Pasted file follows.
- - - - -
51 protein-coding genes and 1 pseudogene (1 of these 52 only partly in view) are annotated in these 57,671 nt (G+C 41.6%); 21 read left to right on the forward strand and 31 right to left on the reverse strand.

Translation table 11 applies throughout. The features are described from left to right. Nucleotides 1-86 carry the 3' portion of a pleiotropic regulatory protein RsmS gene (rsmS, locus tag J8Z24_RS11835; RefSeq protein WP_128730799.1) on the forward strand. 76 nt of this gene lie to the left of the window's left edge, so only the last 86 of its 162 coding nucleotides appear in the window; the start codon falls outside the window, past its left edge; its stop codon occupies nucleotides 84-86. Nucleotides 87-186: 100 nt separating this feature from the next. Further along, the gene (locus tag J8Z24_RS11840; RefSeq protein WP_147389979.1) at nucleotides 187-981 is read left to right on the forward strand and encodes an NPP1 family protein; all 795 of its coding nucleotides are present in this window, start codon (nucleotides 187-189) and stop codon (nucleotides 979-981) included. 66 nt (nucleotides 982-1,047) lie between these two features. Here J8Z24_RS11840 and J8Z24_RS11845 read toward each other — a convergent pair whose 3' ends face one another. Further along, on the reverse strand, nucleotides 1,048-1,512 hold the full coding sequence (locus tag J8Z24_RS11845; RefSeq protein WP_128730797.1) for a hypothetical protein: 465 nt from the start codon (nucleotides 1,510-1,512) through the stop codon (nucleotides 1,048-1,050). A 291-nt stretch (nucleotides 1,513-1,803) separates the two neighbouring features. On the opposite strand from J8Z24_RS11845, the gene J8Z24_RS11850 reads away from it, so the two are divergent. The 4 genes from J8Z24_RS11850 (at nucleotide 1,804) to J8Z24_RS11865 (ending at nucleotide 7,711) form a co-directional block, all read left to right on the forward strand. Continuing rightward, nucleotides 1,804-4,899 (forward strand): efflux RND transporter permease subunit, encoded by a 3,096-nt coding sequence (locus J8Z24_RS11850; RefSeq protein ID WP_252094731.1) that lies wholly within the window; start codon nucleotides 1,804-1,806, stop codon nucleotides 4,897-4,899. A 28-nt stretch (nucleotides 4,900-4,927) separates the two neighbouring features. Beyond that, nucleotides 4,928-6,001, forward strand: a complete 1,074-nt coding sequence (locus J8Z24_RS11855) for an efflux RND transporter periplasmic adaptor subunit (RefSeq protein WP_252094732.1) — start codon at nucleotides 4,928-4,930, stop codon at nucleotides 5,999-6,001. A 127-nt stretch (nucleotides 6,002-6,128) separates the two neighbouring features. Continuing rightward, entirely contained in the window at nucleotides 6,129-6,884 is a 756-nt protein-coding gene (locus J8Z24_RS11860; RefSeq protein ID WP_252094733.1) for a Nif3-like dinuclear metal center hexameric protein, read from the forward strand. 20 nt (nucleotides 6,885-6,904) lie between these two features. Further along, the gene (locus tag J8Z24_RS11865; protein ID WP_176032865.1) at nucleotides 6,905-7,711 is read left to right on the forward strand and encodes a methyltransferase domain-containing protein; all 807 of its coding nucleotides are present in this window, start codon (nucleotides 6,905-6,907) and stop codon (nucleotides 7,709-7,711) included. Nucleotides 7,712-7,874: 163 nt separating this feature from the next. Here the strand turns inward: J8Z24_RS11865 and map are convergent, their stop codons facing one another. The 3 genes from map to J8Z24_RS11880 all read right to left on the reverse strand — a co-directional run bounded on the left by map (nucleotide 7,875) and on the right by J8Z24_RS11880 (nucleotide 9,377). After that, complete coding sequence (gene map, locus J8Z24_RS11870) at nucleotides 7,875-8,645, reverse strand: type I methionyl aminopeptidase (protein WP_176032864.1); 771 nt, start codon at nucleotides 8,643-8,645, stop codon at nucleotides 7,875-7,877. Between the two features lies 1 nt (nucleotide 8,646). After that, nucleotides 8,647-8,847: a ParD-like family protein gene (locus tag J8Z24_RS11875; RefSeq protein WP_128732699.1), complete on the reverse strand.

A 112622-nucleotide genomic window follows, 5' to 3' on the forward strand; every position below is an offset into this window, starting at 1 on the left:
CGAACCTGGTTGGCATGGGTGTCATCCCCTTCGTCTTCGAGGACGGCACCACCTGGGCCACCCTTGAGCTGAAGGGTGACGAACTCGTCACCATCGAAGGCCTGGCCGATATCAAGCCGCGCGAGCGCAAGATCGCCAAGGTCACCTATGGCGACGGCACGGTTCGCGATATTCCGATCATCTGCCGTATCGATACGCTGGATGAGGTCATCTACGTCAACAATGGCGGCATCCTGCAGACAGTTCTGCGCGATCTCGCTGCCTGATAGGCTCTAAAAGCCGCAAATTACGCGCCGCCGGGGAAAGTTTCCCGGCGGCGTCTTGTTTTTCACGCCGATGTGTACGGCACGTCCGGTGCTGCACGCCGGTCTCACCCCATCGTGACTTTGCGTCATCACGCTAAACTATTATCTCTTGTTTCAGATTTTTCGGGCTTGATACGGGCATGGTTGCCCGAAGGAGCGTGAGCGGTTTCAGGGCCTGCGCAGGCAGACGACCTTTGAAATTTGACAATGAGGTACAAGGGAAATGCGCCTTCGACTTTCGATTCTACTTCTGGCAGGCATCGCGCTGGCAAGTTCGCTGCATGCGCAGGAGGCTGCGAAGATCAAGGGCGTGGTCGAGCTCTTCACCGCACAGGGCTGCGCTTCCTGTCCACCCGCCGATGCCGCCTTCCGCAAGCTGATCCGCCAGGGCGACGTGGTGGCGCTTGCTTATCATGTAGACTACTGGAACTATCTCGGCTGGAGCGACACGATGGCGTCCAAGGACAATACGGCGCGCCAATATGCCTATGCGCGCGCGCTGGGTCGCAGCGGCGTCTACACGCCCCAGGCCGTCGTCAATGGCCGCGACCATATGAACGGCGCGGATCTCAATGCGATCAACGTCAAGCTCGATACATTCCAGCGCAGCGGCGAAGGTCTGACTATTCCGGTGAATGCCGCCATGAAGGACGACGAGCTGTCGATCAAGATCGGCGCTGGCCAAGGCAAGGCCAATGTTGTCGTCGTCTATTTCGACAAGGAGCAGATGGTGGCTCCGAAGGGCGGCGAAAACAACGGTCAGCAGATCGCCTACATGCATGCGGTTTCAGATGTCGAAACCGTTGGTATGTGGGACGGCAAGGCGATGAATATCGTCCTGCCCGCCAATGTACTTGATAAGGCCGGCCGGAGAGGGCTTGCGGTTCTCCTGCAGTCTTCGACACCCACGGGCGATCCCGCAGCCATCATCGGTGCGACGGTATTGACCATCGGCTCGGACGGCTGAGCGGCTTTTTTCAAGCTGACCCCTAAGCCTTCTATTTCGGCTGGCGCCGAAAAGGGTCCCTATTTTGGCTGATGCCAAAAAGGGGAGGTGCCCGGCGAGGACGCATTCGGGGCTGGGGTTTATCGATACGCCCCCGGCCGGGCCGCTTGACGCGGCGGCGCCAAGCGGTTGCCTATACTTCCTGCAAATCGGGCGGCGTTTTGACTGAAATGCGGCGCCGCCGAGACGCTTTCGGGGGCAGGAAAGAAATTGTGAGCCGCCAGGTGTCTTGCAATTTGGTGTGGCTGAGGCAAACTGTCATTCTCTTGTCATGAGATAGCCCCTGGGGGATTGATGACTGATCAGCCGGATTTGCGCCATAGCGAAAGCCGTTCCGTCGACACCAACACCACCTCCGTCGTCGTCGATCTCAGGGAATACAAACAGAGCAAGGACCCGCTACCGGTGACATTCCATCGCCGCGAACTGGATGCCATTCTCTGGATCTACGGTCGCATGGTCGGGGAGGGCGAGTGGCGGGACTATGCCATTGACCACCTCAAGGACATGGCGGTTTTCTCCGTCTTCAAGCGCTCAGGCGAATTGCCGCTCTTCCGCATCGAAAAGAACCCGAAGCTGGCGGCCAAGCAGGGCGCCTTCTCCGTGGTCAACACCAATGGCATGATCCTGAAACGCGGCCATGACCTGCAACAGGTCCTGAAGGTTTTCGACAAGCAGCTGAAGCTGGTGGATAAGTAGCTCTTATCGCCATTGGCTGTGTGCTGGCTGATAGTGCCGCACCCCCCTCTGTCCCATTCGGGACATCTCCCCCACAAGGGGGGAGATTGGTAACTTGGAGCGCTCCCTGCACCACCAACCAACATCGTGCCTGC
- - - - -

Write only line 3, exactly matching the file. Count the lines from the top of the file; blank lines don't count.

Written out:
A 112622-nucleotide genomic window follows, 5' to 3' on the forward strand; every position below is an offset into this window, starting at 1 on the left: